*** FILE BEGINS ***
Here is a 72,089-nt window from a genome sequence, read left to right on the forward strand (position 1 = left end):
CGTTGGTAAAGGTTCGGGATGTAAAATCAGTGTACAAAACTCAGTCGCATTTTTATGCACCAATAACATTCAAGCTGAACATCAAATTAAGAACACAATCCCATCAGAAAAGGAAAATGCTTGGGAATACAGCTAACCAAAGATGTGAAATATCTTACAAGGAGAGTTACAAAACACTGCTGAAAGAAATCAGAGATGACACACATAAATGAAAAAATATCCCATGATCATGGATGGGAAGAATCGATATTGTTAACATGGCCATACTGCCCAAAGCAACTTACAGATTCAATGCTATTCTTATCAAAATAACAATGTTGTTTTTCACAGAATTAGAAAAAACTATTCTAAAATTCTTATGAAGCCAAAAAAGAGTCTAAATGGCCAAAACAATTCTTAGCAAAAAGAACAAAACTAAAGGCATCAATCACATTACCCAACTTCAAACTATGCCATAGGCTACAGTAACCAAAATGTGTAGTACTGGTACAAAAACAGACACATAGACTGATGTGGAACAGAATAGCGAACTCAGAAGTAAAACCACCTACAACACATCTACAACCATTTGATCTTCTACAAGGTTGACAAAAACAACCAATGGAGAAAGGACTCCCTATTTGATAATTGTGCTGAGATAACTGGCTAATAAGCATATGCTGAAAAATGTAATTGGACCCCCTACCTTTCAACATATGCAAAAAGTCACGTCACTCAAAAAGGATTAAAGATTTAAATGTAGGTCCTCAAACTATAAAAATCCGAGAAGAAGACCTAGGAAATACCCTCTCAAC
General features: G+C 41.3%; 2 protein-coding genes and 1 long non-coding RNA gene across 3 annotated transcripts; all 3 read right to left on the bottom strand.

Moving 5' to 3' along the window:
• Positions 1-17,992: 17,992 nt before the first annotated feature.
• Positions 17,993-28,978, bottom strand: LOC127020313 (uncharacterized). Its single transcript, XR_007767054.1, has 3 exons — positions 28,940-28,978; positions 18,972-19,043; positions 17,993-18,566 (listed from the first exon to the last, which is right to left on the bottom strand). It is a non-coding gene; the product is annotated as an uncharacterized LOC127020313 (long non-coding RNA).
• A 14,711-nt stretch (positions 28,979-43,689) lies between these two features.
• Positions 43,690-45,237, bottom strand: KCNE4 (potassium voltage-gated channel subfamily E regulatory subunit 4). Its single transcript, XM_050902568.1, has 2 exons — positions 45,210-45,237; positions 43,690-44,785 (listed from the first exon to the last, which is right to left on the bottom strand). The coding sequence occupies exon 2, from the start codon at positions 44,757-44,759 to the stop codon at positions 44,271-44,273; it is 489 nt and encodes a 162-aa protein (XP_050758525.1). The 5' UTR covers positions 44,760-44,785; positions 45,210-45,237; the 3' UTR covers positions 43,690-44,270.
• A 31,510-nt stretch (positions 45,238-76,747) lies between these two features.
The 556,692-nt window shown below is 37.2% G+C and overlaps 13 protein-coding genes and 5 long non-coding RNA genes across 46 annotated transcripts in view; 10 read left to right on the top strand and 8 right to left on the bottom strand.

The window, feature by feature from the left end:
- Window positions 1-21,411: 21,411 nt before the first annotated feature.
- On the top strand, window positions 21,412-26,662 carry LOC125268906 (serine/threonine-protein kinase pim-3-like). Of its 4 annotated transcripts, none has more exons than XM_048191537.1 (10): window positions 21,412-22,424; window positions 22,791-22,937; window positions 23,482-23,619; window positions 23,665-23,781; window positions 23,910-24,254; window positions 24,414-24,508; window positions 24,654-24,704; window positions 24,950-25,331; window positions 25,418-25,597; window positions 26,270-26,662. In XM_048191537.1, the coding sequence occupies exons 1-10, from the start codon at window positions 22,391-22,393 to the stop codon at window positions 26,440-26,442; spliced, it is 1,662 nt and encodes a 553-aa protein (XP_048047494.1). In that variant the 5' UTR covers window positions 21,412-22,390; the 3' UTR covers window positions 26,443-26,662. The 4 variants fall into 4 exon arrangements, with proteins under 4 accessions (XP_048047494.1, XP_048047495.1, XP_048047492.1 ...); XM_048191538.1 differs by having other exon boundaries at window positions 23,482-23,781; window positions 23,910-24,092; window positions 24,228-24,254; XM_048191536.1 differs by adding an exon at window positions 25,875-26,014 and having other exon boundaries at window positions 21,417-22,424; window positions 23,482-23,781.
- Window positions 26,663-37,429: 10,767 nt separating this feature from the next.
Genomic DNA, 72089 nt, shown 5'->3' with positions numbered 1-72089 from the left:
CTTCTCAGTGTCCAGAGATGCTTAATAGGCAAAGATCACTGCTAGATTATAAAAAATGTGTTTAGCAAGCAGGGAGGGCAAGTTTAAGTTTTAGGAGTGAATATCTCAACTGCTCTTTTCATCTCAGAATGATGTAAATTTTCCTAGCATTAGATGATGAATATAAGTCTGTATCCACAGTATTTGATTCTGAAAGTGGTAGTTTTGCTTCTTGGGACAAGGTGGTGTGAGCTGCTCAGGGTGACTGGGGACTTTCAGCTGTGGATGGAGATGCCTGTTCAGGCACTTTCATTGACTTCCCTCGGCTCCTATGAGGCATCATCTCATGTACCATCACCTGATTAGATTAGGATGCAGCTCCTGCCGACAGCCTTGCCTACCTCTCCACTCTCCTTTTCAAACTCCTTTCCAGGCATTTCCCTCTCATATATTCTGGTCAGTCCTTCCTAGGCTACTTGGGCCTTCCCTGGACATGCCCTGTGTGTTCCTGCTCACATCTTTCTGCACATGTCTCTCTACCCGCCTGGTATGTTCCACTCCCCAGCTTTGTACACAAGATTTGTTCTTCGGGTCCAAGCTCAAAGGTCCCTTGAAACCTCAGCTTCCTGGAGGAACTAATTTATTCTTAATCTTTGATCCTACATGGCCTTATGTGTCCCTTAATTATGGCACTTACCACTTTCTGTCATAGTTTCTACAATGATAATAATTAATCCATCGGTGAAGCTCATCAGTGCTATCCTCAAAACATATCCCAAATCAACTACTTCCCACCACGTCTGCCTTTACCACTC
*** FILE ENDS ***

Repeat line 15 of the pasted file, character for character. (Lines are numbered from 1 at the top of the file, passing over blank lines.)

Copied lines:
Genomic DNA, 72089 nt, shown 5'->3' with positions numbered 1-72089 from the left: